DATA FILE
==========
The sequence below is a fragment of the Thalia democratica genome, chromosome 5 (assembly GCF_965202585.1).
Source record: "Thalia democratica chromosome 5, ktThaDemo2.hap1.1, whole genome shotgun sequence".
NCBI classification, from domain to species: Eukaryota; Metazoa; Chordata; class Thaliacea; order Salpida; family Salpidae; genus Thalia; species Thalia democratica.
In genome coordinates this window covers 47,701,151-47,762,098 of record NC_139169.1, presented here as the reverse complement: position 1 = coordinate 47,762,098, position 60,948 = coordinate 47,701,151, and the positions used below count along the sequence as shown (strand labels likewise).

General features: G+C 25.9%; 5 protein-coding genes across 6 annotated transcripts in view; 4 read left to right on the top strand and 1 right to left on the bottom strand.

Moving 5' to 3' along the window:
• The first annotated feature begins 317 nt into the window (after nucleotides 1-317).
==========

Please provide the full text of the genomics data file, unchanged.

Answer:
The sequence below is a fragment of the Thalia democratica genome, chromosome 5 (assembly GCF_965202585.1).
Source record: "Thalia democratica chromosome 5, ktThaDemo2.hap1.1, whole genome shotgun sequence".
NCBI classification, from domain to species: Eukaryota; Metazoa; Chordata; class Thaliacea; order Salpida; family Salpidae; genus Thalia; species Thalia democratica.
In genome coordinates this window covers 47,701,151-47,762,098 of record NC_139169.1, presented here as the reverse complement: position 1 = coordinate 47,762,098, position 60,948 = coordinate 47,701,151, and the positions used below count along the sequence as shown (strand labels likewise).

General features: G+C 25.9%; 5 protein-coding genes across 6 annotated transcripts in view; 4 read left to right on the top strand and 1 right to left on the bottom strand.

Moving 5' to 3' along the window:
• The first annotated feature begins 317 nt into the window (after nucleotides 1-317).